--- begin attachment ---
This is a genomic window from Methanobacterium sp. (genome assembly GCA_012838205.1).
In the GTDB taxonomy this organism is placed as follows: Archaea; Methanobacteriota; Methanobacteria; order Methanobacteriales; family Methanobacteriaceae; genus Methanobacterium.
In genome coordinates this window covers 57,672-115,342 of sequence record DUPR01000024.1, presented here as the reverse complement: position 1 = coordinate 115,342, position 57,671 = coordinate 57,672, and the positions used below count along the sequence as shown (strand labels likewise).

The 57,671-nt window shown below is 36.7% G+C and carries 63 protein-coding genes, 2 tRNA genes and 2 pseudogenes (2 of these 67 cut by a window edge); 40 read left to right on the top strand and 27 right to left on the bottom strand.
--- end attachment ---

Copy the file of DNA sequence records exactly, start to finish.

This is a genomic window from Methanobacterium sp. (genome assembly GCA_012838205.1).
In the GTDB taxonomy this organism is placed as follows: Archaea; Methanobacteriota; Methanobacteria; order Methanobacteriales; family Methanobacteriaceae; genus Methanobacterium.
In genome coordinates this window covers 57,672-115,342 of sequence record DUPR01000024.1, presented here as the reverse complement: position 1 = coordinate 115,342, position 57,671 = coordinate 57,672, and the positions used below count along the sequence as shown (strand labels likewise).

The 57,671-nt window shown below is 36.7% G+C and carries 63 protein-coding genes, 2 tRNA genes and 2 pseudogenes (2 of these 67 cut by a window edge); 40 read left to right on the top strand and 27 right to left on the bottom strand.